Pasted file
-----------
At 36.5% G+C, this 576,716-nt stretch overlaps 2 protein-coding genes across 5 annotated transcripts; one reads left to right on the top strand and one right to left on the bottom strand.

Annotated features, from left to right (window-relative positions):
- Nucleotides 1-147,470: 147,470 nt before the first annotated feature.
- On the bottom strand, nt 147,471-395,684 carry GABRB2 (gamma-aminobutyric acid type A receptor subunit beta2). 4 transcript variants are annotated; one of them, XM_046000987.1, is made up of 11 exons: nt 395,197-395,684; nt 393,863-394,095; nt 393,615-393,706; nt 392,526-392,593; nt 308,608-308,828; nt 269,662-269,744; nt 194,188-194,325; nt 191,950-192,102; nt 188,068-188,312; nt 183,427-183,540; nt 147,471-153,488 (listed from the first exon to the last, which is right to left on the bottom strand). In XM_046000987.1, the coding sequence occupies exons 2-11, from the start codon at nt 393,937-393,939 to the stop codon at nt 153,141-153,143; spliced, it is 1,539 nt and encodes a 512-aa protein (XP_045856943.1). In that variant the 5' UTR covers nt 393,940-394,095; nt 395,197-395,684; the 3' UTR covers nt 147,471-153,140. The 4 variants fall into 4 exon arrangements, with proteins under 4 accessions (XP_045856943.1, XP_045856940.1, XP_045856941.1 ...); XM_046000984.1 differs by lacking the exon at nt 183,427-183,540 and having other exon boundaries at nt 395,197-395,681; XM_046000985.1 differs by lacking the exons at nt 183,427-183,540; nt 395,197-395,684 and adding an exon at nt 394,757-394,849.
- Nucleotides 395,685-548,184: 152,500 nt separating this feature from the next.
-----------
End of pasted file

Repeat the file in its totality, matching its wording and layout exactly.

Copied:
At 36.5% G+C, this 576,716-nt stretch overlaps 2 protein-coding genes across 5 annotated transcripts; one reads left to right on the top strand and one right to left on the bottom strand.

Annotated features, from left to right (window-relative positions):
- Nucleotides 1-147,470: 147,470 nt before the first annotated feature.
- On the bottom strand, nt 147,471-395,684 carry GABRB2 (gamma-aminobutyric acid type A receptor subunit beta2). 4 transcript variants are annotated; one of them, XM_046000987.1, is made up of 11 exons: nt 395,197-395,684; nt 393,863-394,095; nt 393,615-393,706; nt 392,526-392,593; nt 308,608-308,828; nt 269,662-269,744; nt 194,188-194,325; nt 191,950-192,102; nt 188,068-188,312; nt 183,427-183,540; nt 147,471-153,488 (listed from the first exon to the last, which is right to left on the bottom strand). In XM_046000987.1, the coding sequence occupies exons 2-11, from the start codon at nt 393,937-393,939 to the stop codon at nt 153,141-153,143; spliced, it is 1,539 nt and encodes a 512-aa protein (XP_045856943.1). In that variant the 5' UTR covers nt 393,940-394,095; nt 395,197-395,684; the 3' UTR covers nt 147,471-153,140. The 4 variants fall into 4 exon arrangements, with proteins under 4 accessions (XP_045856943.1, XP_045856940.1, XP_045856941.1 ...); XM_046000984.1 differs by lacking the exon at nt 183,427-183,540 and having other exon boundaries at nt 395,197-395,681; XM_046000985.1 differs by lacking the exons at nt 183,427-183,540; nt 395,197-395,684 and adding an exon at nt 394,757-394,849.
- Nucleotides 395,685-548,184: 152,500 nt separating this feature from the next.